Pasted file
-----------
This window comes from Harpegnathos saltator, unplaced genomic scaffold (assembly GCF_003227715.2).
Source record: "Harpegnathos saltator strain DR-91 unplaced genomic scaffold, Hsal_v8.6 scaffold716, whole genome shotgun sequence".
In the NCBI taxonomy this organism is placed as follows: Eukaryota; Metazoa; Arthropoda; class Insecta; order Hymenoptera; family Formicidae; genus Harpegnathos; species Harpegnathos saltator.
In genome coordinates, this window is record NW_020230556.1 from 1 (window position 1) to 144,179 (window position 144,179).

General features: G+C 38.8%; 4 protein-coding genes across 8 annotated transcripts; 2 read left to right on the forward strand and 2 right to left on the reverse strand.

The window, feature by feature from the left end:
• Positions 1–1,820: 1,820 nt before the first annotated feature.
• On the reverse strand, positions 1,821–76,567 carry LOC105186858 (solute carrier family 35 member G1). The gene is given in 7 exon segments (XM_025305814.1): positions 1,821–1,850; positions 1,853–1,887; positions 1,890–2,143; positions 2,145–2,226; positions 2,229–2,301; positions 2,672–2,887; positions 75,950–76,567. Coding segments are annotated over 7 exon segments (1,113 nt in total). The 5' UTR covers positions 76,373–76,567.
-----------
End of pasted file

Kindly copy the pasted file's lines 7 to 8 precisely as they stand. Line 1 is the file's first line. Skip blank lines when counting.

• Positions 1–1,820: 1,820 nt before the first annotated feature.
• On the reverse strand, positions 1,821–76,567 carry LOC105186858 (solute carrier family 35 member G1). The gene is given in 7 exon segments (XM_025305814.1): positions 1,821–1,850; positions 1,853–1,887; positions 1,890–2,143; positions 2,145–2,226; positions 2,229–2,301; positions 2,672–2,887; positions 75,950–76,567. Coding segments are annotated over 7 exon segments (1,113 nt in total). The 5' UTR covers positions 76,373–76,567.